Scranton diocese: ‘No credible evidence’ against Msgr. Walter Rossi

rossi Msgr. Walter Rossi. | National Shrine livestream/YouTube.

The Diocese of Scranton released a statement Friday regarding Msgr. Walter Rossi, rector of the Basilica of the National Shrine of the Immaculate Conception. The statement said that after an exhaustive investigation, investigators found no credible evidence to support allegations of misconduct against Rossi.

"The investigation of allegations of personal misconduct was led by outside counsel assisted by a retired FBI agent with over thirty years of investigative experience. The investigation included interviews with numerous witnesses who have known Monsignor Rossi throughout his years in ministry," the statement, released June 12, said.

"These witnesses included current and former Basilica employees, former CUA students, and current and former members of the clergy who were assigned to the Basilica or who worked with Monsignor Rossi."

The statement said that "several witnesses were critical of Monsignor Rossi, including his managerial style at the Basilica, but none were aware of or could provide first-hand knowledge of sexual impropriety."

The diocese also said that some of the witnesses "merely re-stated unsupported and unsubstantiated  rumors that  previously appeared in certain publications." 

"The investigator attempted unsuccessfully to interview many additional witnesses and searched diligently for witnesses who could possibly support the rumors against Monsignor Rossi, but found none. The investigator also tried to locate the unnamed 'sources' for the critical articles, but could not."

"The purpose of the Diocese's investigation was to seek out credible  evidence of sexual impropriety and, if found, to determine an appropriate response," said the statement. "At the conclusion of its comprehensive investigation, the Diocese of Scranton found no such credible evidence."

The investigation into Rossi began nearly nine months ago.

Rossi had been variously accused of directing young men to a priest friend who was accused of harassing them by phone and text message, and, in accusations made by former apostolic nuncio Archbishop Carlo Maria Vigano, of sexual contact with male students at the nearby Catholic University of America.

The priest's financial administration of the Basilica of the National Shrine of the Immaculate Conception was also investigated, amid suspicion of mismanagement.

A second statement, released Friday Archbishop Wilton Gregory, chairman of the national shrine's board, said that an investigation into shrine finances "found no improprieties and confirmed sound fiscal management of the Basilica."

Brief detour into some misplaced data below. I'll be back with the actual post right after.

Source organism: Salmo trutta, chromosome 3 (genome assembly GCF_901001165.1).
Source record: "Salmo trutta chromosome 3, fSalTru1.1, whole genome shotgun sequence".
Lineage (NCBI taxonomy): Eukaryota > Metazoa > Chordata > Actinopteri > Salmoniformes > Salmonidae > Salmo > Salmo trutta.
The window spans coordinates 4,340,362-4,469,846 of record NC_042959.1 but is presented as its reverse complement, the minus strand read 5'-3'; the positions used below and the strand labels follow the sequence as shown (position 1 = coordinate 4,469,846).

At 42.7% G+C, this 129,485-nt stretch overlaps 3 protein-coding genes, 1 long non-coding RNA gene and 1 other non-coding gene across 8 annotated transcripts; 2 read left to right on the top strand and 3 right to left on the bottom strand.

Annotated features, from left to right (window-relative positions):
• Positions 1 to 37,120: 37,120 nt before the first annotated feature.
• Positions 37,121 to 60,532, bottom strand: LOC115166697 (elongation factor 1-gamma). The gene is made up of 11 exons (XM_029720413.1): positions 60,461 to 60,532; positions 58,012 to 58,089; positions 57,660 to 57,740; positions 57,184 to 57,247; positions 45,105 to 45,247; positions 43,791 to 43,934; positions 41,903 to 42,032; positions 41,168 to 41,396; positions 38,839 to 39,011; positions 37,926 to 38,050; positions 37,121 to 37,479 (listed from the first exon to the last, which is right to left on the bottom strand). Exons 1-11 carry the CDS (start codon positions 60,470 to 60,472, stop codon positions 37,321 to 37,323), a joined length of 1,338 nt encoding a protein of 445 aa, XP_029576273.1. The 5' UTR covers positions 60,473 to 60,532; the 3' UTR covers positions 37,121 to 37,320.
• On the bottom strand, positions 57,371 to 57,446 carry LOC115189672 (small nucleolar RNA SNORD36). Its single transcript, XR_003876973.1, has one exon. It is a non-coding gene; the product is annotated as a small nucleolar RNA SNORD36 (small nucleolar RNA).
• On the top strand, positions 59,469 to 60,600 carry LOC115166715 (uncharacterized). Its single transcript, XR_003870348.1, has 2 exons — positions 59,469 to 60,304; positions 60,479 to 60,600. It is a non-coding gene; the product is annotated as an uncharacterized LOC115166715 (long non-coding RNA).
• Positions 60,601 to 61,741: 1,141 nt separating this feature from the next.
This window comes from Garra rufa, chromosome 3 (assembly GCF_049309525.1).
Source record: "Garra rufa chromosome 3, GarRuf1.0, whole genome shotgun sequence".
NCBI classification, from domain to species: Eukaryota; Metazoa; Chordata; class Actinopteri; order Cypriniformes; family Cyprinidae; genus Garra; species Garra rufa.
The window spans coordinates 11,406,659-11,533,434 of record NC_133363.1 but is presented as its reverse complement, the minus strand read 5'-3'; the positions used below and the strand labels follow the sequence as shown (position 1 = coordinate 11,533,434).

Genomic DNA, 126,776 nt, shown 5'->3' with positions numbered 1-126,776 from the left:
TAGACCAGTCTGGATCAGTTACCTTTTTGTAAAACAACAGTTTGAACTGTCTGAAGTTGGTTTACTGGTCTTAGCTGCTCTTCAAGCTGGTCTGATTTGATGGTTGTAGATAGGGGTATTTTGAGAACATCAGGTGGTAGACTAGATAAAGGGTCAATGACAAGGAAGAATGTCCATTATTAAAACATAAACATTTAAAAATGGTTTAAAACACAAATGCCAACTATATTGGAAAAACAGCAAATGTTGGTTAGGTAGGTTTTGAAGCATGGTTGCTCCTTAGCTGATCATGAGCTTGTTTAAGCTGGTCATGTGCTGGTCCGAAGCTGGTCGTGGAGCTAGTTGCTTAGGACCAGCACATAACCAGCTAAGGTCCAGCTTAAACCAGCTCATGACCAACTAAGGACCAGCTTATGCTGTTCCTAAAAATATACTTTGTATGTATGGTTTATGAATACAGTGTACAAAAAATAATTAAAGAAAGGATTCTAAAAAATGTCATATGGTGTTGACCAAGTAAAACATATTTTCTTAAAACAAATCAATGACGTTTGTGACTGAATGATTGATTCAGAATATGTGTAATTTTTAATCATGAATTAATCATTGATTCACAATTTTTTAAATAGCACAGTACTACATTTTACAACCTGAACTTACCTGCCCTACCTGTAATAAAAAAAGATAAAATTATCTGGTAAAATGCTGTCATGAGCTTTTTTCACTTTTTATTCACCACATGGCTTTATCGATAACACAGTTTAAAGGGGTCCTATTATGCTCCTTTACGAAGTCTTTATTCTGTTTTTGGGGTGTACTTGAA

"During the course of investigation, numerous individuals were interviewed, including those responsible for fiscal administration at the Basilica. Additionally, the accounting experts performed an in-depth review of expenditures, general ledgers, credit card statements, receipts, invoices, capital budgets, bank and investment account statements as well as certain investment account reconciliations and other financial worksheets," the shrine said.

That investigation "found no unreasonable or inappropriate expenditures or significant issues in the financial administration of the Basilica. The investigations did assist in suggesting certain improvements in management and policy enhancements that will benefit the Basilica and will be implemented."

Rossi was ordained a priest of the Diocese of Scranton, Pennsylvania, in 1987, and remains incarnated in that diocese. He has lived in Washington since 1997, where he served first as the national shrine's associate rector and director of pilgrimages, before being promoted to rector of the basilica and made a monsignor in 2005.

The investigation was opened in August 2019, after concerns were raised about Rossi to Archbishop Wilton Gregory Aug. 13, during a question-and-answer session at a Theology on Tap, held at the Public Bar Live in the Dupont area of Washington.

A participant at the August event told Gregory that Rossi has been accused of directing young men to Fr. Matthew Reidlinger, a priest friend of Rossi's who is alleged to have sexually harassed them in phone calls and text messages. That accusation was first made in 2013.

Gregory said he was unfamiliar with that allegation and called for an independent, forensic investigation. The following day, on Aug. 14, Rossi's home diocese of Scranton told CNA that Bishop Joseph Bambera had "commenced the process of launching a full forensic investigation" and that it would work "jointly and cooperatively" with the Archdiocese of Washington on a "comprehensive investigation."

Beyond the allegations mentioned at the Aug. 13 Theology on Tap, additional accusations had also been leveled against Rossi.

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In an interview in June 2019, Archbishop Vigano alleged that the nunciature in Washington had received "documentation that states that Msgr. Rossi had sexually molested male students at the Catholic University of America."

Vigano also said that both the Vatican Secretary of State, Cardinal Pietro Parolin, and former Washington archbishop Cardinal Donald Wuerl were "well aware of the situation," and that Rossi had previously been proposed for promotion to bishop and been blocked.

In September 2019, The Catholic University of America announced that Rossi had taken a leave of absence from the university's board of trustees, of which he was a member by virtue of his role at the basilica.


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